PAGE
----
(Sept. 23, 2013) -- The UTSA Research Centers in Minorities Institutions will host a presentation by Sidney McNairy, former director of the Division of Research Infrastructure (DRI) for the National Center for Research Resources at the National Institutes of Health. McNairy will speak on "Translational Research and Health Disparities: The Nation's Imperative" at 4 p.m., Wednesday, Sept. 25 in the Biotechnology, Sciences and Engineering Building atrium on the UTSA Main Campus.
After a career spanning 47 years in government and academia, McNairy retired in April after serving 18 years as director of the Division of Research Infrastructure (DRI) for the National Center for Research Resources at the National Institutes of Health (NIH). As director, McNairy developed and oversaw the Research Centers in Minority Institutions (RCMI), Institutional Development Award and Research Infrastructure in Minority Institutions programs. Additionally, he directed the Animal and Research Facilities Improvement programs and the Science Education Partnership Awards.
Often described as "a beacon of light for biomedical research in the nation," McNairy championed the idea that researchers in minority-serving and other small and developing institutions can compete with scientists at major institutions if presented with the same resources and opportunities. McNairy is believed to have been the driving force behind the success of many federal grant programs that strengthen biomedical research at both emerging and research-intensive biomedical institutions throughout the nation.
Born in Memphis, Tenn., McNairy developed an interest in science at a young age and became the first in his family to graduate from college. He began his teaching career as a professor of biochemistry at Southern University in Baton Rouge and later directed the university’s Health Research Center. In addition to his academic career, McNairy held many visiting scientist appointments at companies and federal agencies including Pfizer, Eli Lily, General Electric, Standard Oil of California and the Centers for Disease Control and Prevention.
A recipient of numerous accolades, honors and awards, McNairy has received nine honorary doctoral degrees and several Director Awards from NIH. In June, McNairy led an NIH delegation to the 66th Lindau Nobel Laureates Meeting in Germany, an accomplishment he described as one of the highlights of his career.
McNairy earned his bachelor’s degree in chemistry from LeMoyne-Owen College in Memphis, and both his master's and doctoral degrees in biochemistry from Purdue University.
The Seminars in Translational Research series brings together investigators from basic clinical and social sciences to highlight the multidisciplinary and varying stages of translating research discoveries from the laboratory bench to the bedside and ultimately the community.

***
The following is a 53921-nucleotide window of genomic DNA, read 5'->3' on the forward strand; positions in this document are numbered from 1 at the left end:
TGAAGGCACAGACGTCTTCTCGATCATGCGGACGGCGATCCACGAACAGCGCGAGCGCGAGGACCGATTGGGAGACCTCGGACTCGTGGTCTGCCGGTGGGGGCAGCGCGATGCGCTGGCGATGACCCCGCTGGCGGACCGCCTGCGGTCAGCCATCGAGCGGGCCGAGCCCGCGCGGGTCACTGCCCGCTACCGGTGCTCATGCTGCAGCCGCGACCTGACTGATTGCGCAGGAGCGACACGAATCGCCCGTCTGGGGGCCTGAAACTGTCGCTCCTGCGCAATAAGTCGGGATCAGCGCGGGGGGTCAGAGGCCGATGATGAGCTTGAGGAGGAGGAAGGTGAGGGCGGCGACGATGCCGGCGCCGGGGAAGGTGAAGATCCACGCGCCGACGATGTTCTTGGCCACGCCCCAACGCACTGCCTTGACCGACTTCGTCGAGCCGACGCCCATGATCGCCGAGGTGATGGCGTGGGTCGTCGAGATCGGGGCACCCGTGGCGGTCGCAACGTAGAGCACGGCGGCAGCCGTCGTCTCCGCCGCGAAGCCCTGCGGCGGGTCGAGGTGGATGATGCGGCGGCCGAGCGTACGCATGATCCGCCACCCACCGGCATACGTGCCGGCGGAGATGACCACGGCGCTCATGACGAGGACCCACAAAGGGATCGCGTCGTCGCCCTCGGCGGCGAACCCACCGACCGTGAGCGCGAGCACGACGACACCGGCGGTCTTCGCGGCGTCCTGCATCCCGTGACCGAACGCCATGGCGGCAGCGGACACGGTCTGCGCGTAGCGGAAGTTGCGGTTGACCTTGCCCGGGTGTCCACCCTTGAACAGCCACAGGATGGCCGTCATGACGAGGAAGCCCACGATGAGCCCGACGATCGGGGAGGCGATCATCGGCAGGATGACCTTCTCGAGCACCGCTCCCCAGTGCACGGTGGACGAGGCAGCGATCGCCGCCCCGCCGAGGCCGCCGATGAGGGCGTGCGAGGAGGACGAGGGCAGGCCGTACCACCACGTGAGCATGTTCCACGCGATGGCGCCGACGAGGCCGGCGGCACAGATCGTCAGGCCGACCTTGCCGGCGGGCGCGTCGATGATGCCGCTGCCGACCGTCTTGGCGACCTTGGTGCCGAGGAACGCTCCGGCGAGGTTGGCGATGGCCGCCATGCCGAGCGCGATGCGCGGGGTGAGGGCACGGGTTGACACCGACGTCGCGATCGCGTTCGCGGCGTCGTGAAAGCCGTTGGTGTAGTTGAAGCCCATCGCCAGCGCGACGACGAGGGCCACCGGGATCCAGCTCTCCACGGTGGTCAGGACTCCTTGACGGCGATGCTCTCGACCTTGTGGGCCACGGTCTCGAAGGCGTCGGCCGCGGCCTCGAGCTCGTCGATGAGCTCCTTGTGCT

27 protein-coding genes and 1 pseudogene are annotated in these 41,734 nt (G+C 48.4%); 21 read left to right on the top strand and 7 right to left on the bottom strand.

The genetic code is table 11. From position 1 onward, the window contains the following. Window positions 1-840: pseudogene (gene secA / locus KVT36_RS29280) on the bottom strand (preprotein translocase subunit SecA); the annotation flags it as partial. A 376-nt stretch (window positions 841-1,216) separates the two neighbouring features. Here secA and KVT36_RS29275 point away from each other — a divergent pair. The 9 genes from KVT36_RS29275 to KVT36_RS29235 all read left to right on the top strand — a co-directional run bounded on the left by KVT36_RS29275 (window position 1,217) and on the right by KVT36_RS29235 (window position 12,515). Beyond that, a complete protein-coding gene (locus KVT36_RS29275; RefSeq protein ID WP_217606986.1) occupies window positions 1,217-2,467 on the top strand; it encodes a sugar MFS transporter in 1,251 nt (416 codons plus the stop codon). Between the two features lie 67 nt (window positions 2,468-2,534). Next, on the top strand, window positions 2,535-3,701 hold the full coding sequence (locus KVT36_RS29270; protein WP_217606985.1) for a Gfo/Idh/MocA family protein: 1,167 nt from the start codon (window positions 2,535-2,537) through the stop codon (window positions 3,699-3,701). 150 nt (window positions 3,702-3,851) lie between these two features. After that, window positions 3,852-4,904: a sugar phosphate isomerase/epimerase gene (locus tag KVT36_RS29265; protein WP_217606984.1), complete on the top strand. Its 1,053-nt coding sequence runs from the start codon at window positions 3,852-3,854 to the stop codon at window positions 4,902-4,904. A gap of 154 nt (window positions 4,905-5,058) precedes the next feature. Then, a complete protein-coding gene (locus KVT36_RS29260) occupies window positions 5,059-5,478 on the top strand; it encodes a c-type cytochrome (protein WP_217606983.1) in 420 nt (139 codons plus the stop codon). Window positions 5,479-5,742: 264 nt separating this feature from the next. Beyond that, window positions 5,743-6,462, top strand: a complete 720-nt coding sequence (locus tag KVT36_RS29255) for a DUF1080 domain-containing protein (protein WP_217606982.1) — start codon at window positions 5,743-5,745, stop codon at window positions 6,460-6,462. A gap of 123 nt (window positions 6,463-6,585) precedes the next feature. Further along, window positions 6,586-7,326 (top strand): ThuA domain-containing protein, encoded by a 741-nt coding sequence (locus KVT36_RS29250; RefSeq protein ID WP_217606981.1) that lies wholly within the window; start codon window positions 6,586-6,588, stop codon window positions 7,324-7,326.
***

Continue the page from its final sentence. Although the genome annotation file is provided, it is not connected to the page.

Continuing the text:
The monthly seminars are jointly sponsored by the UTSA Research Centers in Minority Institutions (RCMI), the Health Science Center Institute for Integration of Medicine and Science (IIMS)/Novel Clinical and Translational Methodologies, and the joint UTSA-UT Health Science Center San Antonio graduate program in biomedical engineering.
The RCMI program is supported by the National Institute on Minority Health and Health Disparities (NIMHD) (support transferred from the National Center for Research Resources (NCRR). The IIMS is supported by the CTSA program in the NCATS Division of Clinical Innovation, which supports a national consortium of medical research institutions.
UTSA prides itself on giving students a well-rounded education. Combining a top-tier academic program with opportunities for personal growth prepares students to compete in a global economy. And that's not all. They learn to be informed and engaged citizens as well. At the heart of that academic program is an award-winning core curriculum.
For four consecutive years, UTSA has received an A-rating from the American Council of Trustees and Alumni for the caliber of its core curriculum. According to ACTA, UTSA requires its students to take six of the seven courses deemed "crucial" to a well-rounded education: composition, literature, U.S. government or history, economics, mathematics and science. Only a handful of other institutions in the U.S. are giving students these tools, which are needed to succeed in careers and the community.
Did you know? UTSA is one of only three Texas institutions and 23 in the United States to receive the highest rating for its core curriculum in the 2014-2015 edition of the ACTA's "What Will They Learn?" report.
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